I am sceptical about theories of "cognitive abilities" as the basis of ethical standing. Such ideas have often been applied within the species, and haven't worked out so well. IMO. By an amazing coincidence, whoever defines the "cognitive abilities" is reliably included in the dominant group. I find that suspicious. Evidently, you do not. That's fine, too.

Quote

... a sort of equality between humans and all other animals.

"Equality" is a slippery concept. I have no trouble with the idea that we should treat similar beings similarly, according to their similarities, and different beings differently, according to their differences. I infer that you aren't much opposed to that heuristic principle, either.

Where we differ, then, is what the salient similarities and differences actually are. We reach different conclusions because we make different assumptions, not because there is any impersonal principle that decides this, or some body of evidence that magically interprets itself.

Finally, "anthropomorphization" is a lot like "religiosity." Both words "sound like" they mean holding some particular opinion, when in fact both often refer to holding that opinion mistakenly, without warrant or even because of pathology. That opens a back door to a disreputable and invalid argument, that because an opinion might be wrong, might be held without warrant, or might stem from pathology, one ought not to consider the opinion.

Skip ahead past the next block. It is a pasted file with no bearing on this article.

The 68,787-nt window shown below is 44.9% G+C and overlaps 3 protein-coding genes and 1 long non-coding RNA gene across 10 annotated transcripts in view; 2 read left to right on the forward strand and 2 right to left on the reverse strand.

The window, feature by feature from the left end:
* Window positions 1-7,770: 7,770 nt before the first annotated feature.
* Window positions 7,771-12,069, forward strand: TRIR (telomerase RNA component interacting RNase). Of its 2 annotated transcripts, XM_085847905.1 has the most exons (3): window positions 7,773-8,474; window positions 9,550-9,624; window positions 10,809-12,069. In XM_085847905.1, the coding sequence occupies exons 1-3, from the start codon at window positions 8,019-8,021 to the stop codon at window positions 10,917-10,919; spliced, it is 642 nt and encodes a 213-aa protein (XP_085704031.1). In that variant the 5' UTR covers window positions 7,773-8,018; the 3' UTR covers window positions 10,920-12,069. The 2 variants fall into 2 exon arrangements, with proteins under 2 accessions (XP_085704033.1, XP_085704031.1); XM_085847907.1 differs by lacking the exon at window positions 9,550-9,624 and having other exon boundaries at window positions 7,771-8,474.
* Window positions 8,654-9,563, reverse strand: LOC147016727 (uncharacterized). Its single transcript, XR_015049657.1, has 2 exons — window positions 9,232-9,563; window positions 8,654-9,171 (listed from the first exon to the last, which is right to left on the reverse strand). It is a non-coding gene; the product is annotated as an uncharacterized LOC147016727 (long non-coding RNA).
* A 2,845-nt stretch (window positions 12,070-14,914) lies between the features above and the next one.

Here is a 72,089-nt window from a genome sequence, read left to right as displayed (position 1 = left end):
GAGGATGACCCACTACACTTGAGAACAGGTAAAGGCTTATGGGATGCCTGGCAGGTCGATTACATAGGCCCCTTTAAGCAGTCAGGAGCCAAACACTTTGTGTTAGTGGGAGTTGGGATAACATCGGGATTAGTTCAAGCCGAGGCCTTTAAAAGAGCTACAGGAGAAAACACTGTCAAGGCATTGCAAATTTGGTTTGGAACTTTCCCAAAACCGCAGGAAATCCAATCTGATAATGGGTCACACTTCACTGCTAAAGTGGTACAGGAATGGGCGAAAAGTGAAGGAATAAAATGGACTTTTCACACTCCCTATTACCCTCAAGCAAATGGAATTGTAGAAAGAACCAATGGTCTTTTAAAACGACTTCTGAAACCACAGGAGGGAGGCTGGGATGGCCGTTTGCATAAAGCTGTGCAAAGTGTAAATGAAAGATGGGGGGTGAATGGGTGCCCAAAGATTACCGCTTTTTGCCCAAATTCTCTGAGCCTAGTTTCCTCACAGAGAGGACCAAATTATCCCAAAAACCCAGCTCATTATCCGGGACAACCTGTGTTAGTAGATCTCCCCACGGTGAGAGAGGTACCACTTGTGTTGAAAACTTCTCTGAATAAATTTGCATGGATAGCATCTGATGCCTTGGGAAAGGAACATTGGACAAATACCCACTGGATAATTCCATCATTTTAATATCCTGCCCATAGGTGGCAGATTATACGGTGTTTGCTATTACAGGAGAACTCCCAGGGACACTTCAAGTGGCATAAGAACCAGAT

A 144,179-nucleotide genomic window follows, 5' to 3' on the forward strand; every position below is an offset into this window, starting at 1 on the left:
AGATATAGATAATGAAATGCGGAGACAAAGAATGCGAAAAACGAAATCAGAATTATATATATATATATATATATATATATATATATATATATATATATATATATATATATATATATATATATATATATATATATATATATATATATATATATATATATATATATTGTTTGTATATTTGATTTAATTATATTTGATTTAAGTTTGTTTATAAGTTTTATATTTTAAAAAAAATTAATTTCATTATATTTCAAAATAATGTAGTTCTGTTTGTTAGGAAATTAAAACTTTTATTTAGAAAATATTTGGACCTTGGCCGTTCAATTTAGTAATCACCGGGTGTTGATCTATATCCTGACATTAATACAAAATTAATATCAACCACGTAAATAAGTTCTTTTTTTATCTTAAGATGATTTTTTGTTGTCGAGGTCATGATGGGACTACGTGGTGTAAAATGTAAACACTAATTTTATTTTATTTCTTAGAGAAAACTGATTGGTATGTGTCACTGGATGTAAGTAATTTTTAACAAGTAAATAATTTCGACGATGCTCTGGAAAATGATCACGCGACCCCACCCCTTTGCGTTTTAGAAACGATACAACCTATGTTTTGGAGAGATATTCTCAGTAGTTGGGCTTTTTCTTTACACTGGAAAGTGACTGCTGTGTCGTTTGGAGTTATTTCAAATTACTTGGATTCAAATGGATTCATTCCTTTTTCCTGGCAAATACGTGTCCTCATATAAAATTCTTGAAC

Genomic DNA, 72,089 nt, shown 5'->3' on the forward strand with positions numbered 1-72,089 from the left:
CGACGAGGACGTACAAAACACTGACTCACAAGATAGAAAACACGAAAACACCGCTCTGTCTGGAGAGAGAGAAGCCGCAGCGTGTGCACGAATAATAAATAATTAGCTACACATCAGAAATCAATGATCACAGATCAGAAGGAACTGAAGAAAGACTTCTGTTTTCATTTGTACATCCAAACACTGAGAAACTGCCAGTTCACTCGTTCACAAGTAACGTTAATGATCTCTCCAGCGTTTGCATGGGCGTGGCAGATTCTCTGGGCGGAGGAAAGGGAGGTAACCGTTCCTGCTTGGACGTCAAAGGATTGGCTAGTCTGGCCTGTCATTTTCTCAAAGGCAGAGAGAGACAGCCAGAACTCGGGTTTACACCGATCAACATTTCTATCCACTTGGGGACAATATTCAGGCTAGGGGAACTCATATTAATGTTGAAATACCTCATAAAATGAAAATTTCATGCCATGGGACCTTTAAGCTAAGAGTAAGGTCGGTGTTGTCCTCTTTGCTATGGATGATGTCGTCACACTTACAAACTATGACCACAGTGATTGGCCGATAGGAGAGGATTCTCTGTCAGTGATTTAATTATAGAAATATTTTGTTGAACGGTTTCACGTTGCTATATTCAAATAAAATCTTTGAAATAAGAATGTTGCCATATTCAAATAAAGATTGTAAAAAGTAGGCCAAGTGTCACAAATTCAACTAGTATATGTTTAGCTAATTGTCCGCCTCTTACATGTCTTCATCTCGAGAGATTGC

Any opinion at all about an uncertainty might be wrong, that's what "uncertainty" means. Depending on the person, any opinion about an uncertainty might be held without warrant, or pathologically. As you seem to anticipate, I do understand very well the possibility that my opinion about this uncertainty may be wrong. However, as you must also appreciate, I am utterly unimpressed that there is a Greek-rooted name for one way that it might be wrong.

As the lead-in from the blog I quoted earlier notes, "denial" is also an unattractive but entirely possible reason for holding an opinion. Perhaps it's best, then, to leave the clinical lingo at the door, and stay with the merits of the issue itself, rather than speculate about the psychology of the contending advocates.

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#126    ZaraKitty

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Posted 12 January 2013 - 10:40 AM

We rape children, torture women and kill for sheer fun.

On what planet is this considered a great creation?

Edit* I should point out we kill humans and animals for fun, however hunting game animals and skinning them/cutting half their face off seems more prevalent.

Edited by ZaraKitty, 12 January 2013 - 10:41 AM.

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#127    Mr Walker